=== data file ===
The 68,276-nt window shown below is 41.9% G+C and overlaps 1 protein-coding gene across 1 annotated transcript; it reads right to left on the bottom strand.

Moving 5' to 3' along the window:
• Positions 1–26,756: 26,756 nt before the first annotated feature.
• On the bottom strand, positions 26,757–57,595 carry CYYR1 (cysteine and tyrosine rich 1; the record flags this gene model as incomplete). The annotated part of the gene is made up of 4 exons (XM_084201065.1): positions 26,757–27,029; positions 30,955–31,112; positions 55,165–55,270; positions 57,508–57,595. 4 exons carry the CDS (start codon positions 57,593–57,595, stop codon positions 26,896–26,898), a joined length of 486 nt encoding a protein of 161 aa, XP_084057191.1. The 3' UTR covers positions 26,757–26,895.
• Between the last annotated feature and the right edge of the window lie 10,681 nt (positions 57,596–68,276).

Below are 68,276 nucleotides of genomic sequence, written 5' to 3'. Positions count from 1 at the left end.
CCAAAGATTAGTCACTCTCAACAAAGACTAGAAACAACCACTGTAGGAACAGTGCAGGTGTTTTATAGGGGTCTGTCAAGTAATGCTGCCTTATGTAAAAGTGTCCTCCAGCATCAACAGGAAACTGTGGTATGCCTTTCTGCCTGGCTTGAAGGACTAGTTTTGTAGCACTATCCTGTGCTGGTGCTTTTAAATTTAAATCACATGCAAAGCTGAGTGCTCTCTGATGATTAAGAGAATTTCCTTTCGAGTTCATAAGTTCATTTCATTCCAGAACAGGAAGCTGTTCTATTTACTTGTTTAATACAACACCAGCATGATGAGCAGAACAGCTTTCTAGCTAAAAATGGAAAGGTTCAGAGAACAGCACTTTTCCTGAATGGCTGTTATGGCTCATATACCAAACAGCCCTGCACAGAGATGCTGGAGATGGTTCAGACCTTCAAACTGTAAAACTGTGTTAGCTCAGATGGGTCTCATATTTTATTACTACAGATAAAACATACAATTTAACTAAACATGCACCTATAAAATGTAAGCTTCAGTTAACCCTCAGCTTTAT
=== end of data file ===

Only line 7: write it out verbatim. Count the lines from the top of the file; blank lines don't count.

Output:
CCAAAGATTAGTCACTCTCAACAAAGACTAGAAACAACCACTGTAGGAACAGTGCAGGTGTTTTATAGGGGTCTGTCAAGTAATGCTGCCTTATGTAAAAGTGTCCTCCAGCATCAACAGGAAACTGTGGTATGCCTTTCTGCCTGGCTTGAAGGACTAGTTTTGTAGCACTATCCTGTGCTGGTGCTTTTAAATTTAAATCACATGCAAAGCTGAGTGCTCTCTGATGATTAAGAGAATTTCCTTTCGAGTTCATAAGTTCATTTCATTCCAGAACAGGAAGCTGTTCTATTTACTTGTTTAATACAACACCAGCATGATGAGCAGAACAGCTTTCTAGCTAAAAATGGAAAGGTTCAGAGAACAGCACTTTTCCTGAATGGCTGTTATGGCTCATATACCAAACAGCCCTGCACAGAGATGCTGGAGATGGTTCAGACCTTCAAACTGTAAAACTGTGTTAGCTCAGATGGGTCTCATATTTTATTACTACAGATAAAACATACAATTTAACTAAACATGCACCTATAAAATGTAAGCTTCAGTTAACCCTCAGCTTTAT